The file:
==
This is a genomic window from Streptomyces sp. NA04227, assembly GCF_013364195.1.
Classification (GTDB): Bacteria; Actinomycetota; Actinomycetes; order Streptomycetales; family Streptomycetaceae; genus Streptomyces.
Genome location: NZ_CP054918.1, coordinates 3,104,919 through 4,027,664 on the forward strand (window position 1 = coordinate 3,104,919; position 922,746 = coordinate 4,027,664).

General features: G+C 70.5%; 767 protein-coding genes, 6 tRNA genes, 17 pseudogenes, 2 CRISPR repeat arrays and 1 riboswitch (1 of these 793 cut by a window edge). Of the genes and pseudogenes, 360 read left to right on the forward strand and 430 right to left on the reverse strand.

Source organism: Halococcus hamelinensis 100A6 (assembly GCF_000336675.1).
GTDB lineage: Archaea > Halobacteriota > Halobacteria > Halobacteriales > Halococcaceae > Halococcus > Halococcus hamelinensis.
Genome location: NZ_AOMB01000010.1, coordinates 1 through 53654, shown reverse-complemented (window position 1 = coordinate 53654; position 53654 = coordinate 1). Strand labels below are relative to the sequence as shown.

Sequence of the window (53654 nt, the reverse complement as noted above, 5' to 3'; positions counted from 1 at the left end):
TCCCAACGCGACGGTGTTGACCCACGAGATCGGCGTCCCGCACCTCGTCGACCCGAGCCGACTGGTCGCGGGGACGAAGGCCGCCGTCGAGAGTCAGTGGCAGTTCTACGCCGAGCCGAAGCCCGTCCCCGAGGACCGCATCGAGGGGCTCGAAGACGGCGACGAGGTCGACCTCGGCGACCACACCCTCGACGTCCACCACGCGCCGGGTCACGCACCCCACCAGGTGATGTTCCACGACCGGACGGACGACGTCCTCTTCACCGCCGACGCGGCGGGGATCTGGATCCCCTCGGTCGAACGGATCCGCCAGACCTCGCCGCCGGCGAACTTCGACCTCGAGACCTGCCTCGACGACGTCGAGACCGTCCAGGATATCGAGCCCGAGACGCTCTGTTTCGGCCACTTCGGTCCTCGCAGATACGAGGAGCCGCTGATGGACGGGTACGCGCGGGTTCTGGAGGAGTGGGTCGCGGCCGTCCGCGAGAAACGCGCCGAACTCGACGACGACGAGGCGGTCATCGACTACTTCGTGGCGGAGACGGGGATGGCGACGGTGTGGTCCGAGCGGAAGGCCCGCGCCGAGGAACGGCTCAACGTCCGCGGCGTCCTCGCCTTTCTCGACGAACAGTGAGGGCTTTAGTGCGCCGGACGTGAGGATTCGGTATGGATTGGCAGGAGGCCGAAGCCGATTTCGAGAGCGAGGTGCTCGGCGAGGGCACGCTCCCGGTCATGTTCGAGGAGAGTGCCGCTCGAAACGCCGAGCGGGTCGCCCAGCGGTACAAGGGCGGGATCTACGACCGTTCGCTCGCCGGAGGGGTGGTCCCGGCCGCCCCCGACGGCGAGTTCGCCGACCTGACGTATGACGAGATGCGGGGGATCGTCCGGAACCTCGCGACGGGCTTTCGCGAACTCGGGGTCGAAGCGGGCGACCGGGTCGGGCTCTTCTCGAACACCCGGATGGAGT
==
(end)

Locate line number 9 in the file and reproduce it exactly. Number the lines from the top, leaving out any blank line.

TCCCAACGCGACGGTGTTGACCCACGAGATCGGCGTCCCGCACCTCGTCGACCCGAGCCGACTGGTCGCGGGGACGAAGGCCGCCGTCGAGAGTCAGTGGCAGTTCTACGCCGAGCCGAAGCCCGTCCCCGAGGACCGCATCGAGGGGCTCGAAGACGGCGACGAGGTCGACCTCGGCGACCACACCCTCGACGTCCACCACGCGCCGGGTCACGCACCCCACCAGGTGATGTTCCACGACCGGACGGACGACGTCCTCTTCACCGCCGACGCGGCGGGGATCTGGATCCCCTCGGTCGAACGGATCCGCCAGACCTCGCCGCCGGCGAACTTCGACCTCGAGACCTGCCTCGACGACGTCGAGACCGTCCAGGATATCGAGCCCGAGACGCTCTGTTTCGGCCACTTCGGTCCTCGCAGATACGAGGAGCCGCTGATGGACGGGTACGCGCGGGTTCTGGAGGAGTGGGTCGCGGCCGTCCGCGAGAAACGCGCCGAACTCGACGACGACGAGGCGGTCATCGACTACTTCGTGGCGGAGACGGGGATGGCGACGGTGTGGTCCGAGCGGAAGGCCCGCGCCGAGGAACGGCTCAACGTCCGCGGCGTCCTCGCCTTTCTCGACGAACAGTGAGGGCTTTAGTGCGCCGGACGTGAGGATTCGGTATGGATTGGCAGGAGGCCGAAGCCGATTTCGAGAGCGAGGTGCTCGGCGAGGGCACGCTCCCGGTCATGTTCGAGGAGAGTGCCGCTCGAAACGCCGAGCGGGTCGCCCAGCGGTACAAGGGCGGGATCTACGACCGTTCGCTCGCCGGAGGGGTGGTCCCGGCCGCCCCCGACGGCGAGTTCGCCGACCTGACGTATGACGAGATGCGGGGGATCGTCCGGAACCTCGCGACGGGCTTTCGCGAACTCGGGGTCGAAGCGGGCGACCGGGTCGGGCTCTTCTCGAACACCCGGATGGAGT